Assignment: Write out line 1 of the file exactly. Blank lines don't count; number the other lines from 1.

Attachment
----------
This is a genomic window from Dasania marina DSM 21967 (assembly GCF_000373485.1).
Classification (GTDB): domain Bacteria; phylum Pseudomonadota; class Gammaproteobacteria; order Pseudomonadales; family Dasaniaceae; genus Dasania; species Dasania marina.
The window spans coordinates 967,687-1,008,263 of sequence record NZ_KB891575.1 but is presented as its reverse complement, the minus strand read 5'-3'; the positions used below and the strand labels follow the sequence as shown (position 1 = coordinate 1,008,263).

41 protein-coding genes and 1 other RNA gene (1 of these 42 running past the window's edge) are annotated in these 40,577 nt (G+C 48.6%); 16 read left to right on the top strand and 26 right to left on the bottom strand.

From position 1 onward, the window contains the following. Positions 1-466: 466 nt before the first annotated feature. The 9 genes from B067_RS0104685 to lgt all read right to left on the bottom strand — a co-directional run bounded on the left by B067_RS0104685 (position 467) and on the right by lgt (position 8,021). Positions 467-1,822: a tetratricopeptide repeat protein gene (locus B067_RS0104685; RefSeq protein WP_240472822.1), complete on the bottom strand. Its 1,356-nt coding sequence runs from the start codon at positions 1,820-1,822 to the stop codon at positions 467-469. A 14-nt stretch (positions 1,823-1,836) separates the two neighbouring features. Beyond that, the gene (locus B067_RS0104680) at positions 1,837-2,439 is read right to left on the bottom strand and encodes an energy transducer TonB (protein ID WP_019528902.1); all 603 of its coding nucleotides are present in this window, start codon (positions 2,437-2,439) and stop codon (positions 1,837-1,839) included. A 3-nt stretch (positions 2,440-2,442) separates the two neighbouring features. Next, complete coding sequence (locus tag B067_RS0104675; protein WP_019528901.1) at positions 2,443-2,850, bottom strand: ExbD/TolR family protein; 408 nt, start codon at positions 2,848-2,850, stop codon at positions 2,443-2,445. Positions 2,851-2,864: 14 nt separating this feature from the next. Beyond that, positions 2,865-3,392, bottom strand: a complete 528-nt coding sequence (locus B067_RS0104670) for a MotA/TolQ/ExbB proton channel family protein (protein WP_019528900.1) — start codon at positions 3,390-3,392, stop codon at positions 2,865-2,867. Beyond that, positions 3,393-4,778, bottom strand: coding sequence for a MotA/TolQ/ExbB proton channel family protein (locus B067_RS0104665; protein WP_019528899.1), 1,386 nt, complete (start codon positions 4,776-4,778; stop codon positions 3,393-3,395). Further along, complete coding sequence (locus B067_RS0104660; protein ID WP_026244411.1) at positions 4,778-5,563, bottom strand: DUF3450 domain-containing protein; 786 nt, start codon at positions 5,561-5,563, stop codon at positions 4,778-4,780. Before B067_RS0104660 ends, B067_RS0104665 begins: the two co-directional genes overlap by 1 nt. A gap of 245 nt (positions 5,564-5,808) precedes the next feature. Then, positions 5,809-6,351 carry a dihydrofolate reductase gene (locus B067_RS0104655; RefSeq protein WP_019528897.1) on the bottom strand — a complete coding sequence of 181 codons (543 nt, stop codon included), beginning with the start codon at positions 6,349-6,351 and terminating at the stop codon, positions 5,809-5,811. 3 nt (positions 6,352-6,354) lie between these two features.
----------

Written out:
This is a genomic window from Dasania marina DSM 21967 (assembly GCF_000373485.1).